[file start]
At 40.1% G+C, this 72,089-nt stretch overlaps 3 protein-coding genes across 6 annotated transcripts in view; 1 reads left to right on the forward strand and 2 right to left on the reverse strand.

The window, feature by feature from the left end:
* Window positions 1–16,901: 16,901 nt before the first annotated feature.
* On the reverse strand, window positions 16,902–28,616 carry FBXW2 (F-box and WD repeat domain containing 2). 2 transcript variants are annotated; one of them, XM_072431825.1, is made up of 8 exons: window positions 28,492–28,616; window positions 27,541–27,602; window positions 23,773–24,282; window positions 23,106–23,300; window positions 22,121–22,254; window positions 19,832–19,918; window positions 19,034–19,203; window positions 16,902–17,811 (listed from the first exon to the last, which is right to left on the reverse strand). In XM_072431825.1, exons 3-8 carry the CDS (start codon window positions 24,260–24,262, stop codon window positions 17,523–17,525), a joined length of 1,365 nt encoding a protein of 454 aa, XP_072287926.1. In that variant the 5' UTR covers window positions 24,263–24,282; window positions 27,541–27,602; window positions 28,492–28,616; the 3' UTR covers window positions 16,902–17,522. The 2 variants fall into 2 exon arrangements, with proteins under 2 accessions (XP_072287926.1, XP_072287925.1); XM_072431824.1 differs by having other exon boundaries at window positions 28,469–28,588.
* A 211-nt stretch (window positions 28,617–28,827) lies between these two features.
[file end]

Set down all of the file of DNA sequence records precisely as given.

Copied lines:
At 40.1% G+C, this 72,089-nt stretch overlaps 3 protein-coding genes across 6 annotated transcripts in view; 1 reads left to right on the forward strand and 2 right to left on the reverse strand.

The window, feature by feature from the left end:
* Window positions 1–16,901: 16,901 nt before the first annotated feature.
* On the reverse strand, window positions 16,902–28,616 carry FBXW2 (F-box and WD repeat domain containing 2). 2 transcript variants are annotated; one of them, XM_072431825.1, is made up of 8 exons: window positions 28,492–28,616; window positions 27,541–27,602; window positions 23,773–24,282; window positions 23,106–23,300; window positions 22,121–22,254; window positions 19,832–19,918; window positions 19,034–19,203; window positions 16,902–17,811 (listed from the first exon to the last, which is right to left on the reverse strand). In XM_072431825.1, exons 3-8 carry the CDS (start codon window positions 24,260–24,262, stop codon window positions 17,523–17,525), a joined length of 1,365 nt encoding a protein of 454 aa, XP_072287926.1. In that variant the 5' UTR covers window positions 24,263–24,282; window positions 27,541–27,602; window positions 28,492–28,616; the 3' UTR covers window positions 16,902–17,522. The 2 variants fall into 2 exon arrangements, with proteins under 2 accessions (XP_072287926.1, XP_072287925.1); XM_072431824.1 differs by having other exon boundaries at window positions 28,469–28,588.
* A 211-nt stretch (window positions 28,617–28,827) lies between these two features.